ASU trustees plan to retain Lovell

Adams State trustees have more to smile about these days with Dr. Cheryl Lovell at the helm. Trustee Chairman Cleave Simpson, shown with Lovell during a trustee meeting last fall, told Alamosa city councilors this week that the trustees plan on offering a permanent contract to Interim President Lovell./Courier file photo by Ruth Heide

ALAMOSA — In its meeting next week in Denver, the Adams State University board of trustees will likely act to transition Dr. Cheryl Lovell from interim to permanent president, ASU Board Chairman Cleave Simpson told Alamosa city councilors during their Wednesday meeting.

Simpson said he has been meeting with groups on and off campus and wanted to make sure the Alamosa council was aware of what was happening at Adams State.

“There’s no bigger stakeholder off campus than the City of Alamosa,” he said. He added he wanted the city to know the direction Adams State was going.

Simpson said the trustees hired Dr. Lovell last July for a one-year interim contract. At some point the trustees would have to make a decision about their next steps in either continuing the interim position or continuing their search for a new president, he said.

At its December meeting the board outlined its “preferred process but not predetermined outcome” in addressing the ASU leadership. That preferred process will likely take action next week in removing the “interim” and replacing it with “permanent” for Lovell’s title as president of Adams State. The action will also likely authorize the negotiation process towards a long-term contract with Lovell, Simpson said.

“The board is excited to have Dr. Lovell in her capacity. She brings a real solid leadership foundation to the university,” Simpson said.

Even though it has only been six months going on seven, the board has felt comfortable enough with her leadership capabilities and what she has done already at Adams that it wanted to move forward with a permanent contract, Simpson added.

He encouraged the city council to reach out to the board of trustees with support or concerns as the trustees prepare to move forward, and he encouraged the council to engage with the trustees individually or more formally anytime.

Councilor Liz Thomas said as both a part of Adams State and the city council she was looking forward to the stability of making Lovell the permanent president. “It strengthens that position,” she said.

Acknowledging that the president’s job is challenging, Hensley said Lovell “is doing a fantastic job.”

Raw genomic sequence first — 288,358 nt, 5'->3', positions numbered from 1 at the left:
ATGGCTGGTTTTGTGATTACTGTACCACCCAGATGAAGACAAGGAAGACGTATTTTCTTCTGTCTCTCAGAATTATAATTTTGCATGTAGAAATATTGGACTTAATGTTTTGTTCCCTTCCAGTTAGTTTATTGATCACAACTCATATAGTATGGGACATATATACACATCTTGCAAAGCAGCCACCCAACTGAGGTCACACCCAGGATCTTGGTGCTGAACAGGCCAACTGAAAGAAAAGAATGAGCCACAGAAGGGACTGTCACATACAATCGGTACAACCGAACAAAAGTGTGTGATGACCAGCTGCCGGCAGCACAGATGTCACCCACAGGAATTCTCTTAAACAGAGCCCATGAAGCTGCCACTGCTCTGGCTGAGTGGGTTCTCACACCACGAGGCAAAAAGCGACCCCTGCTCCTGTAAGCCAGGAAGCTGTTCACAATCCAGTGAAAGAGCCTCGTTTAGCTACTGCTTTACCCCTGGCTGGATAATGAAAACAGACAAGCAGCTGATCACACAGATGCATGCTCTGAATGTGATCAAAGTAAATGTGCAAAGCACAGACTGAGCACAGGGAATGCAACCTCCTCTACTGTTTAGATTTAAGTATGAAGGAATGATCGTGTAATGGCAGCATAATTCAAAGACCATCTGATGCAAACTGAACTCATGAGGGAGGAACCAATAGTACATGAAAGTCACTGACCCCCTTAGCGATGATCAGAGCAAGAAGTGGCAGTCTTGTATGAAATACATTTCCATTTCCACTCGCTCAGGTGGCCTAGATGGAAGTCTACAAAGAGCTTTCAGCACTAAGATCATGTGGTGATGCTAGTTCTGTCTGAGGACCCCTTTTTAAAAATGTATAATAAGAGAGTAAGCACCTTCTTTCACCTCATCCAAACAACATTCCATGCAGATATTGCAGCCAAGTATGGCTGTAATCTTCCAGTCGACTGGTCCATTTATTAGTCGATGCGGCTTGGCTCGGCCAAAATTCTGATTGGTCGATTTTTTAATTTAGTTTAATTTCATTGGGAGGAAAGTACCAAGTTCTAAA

Councilman Charles Griego thanked Simpson for taking the time to inform the city of what was happening at Adams State. He said the city and ASU representatives used to meet annually and he hoped that could resume in the future. Simpson said he could make that happen. City Manager Heather Brooks said the city would try to coordinate such a meeting with a time when the trustees were in town for their meeting.

Councilman David Broyles also thanked Simpson for informing the city. “The relationship between the city and Adams State is real important,” he said.

Simpson said he was born here and grew up here. “I absolutely understand the importance of the relationship between the city and the university.”

Councilor Kristina Daniel said she appreciates Dr. Lovell and has had an opportunity to meet with her in the community, and her husband works at Adams State. “I am looking forward to the stability.”

She said she also looked forward to building and strengthening the city’s partnership with the university and looking at ways they could work together.

Mayor Ty Coleman said, “ASU is the cornerstone of the community and the San Luis Valley.” He said he has heard positive feedback about Lovell and her participation in student events and within the community.

“She absolutely has a genuine passion for Alamosa, the San Luis Valley and region,” Simpson said. “She seems to be the right person at the right time. Adams State is in a pretty good position right now.”

He added that while Adams State still faces challenges with enrollment and finances, “There’s a stability and a little light at the end of the tunnel.” He said the university is poised to thrive and excel.

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